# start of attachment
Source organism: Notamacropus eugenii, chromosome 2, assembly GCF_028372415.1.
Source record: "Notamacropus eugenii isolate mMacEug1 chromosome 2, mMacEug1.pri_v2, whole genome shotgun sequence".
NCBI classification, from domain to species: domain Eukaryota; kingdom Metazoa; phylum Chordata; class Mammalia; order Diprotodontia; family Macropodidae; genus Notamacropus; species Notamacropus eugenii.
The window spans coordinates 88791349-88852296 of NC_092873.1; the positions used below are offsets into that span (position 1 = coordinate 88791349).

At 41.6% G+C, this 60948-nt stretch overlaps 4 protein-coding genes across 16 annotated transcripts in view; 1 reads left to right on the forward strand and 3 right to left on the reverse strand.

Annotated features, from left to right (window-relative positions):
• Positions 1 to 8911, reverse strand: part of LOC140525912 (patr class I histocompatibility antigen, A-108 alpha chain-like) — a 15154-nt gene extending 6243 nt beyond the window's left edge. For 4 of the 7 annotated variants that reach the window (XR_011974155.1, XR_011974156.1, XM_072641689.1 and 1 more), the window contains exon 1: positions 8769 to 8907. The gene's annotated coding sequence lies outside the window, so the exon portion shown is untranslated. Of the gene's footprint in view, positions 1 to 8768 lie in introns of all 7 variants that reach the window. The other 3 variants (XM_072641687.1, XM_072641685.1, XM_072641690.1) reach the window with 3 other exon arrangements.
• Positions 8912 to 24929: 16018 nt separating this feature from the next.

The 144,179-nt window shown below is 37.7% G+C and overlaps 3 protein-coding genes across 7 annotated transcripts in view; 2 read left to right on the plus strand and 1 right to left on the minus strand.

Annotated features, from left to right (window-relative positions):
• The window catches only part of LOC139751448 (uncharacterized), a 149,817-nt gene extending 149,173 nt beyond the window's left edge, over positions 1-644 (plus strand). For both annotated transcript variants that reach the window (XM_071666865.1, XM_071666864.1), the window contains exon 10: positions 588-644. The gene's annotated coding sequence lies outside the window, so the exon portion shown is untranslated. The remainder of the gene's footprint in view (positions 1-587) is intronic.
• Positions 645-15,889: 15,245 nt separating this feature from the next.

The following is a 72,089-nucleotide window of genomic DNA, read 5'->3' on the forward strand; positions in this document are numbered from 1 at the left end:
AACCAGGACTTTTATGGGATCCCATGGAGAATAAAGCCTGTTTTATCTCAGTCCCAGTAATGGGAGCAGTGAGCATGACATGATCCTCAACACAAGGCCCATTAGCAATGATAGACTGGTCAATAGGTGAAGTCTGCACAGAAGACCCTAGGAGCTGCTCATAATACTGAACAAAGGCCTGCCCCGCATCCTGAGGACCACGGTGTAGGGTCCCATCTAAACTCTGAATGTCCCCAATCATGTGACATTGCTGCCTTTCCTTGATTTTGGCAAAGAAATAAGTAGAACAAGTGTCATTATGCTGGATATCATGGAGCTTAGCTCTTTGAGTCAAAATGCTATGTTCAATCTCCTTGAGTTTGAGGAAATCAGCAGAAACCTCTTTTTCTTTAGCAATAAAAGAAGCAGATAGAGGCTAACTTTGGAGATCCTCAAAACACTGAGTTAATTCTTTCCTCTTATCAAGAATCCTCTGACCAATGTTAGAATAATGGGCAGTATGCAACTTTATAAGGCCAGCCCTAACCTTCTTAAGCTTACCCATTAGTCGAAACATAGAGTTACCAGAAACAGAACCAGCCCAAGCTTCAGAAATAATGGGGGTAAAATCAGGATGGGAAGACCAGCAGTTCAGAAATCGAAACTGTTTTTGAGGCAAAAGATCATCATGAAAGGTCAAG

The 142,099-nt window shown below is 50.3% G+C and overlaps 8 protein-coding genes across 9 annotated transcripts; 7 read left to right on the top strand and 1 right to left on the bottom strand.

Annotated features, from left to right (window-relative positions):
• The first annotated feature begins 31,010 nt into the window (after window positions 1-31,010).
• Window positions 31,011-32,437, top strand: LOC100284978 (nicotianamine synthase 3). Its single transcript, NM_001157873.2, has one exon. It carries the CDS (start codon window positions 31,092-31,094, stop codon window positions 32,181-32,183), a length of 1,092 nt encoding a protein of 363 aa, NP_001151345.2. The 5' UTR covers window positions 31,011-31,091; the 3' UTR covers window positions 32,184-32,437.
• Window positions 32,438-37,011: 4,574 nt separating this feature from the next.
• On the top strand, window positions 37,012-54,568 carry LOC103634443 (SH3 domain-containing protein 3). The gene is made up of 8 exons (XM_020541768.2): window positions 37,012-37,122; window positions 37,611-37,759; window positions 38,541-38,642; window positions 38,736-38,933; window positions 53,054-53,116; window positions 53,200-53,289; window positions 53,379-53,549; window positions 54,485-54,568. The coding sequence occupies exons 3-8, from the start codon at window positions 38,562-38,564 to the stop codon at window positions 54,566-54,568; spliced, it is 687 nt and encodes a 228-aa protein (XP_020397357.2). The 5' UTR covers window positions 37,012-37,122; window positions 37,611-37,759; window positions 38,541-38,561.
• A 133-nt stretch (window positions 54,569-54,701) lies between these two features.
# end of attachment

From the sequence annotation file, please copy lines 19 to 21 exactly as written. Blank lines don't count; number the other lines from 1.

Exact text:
• Window positions 32,438-37,011: 4,574 nt separating this feature from the next.
• On the top strand, window positions 37,012-54,568 carry LOC103634443 (SH3 domain-containing protein 3). The gene is made up of 8 exons (XM_020541768.2): window positions 37,012-37,122; window positions 37,611-37,759; window positions 38,541-38,642; window positions 38,736-38,933; window positions 53,054-53,116; window positions 53,200-53,289; window positions 53,379-53,549; window positions 54,485-54,568. The coding sequence occupies exons 3-8, from the start codon at window positions 38,562-38,564 to the stop codon at window positions 54,566-54,568; spliced, it is 687 nt and encodes a 228-aa protein (XP_020397357.2). The 5' UTR covers window positions 37,012-37,122; window positions 37,611-37,759; window positions 38,541-38,561.
• A 133-nt stretch (window positions 54,569-54,701) lies between these two features.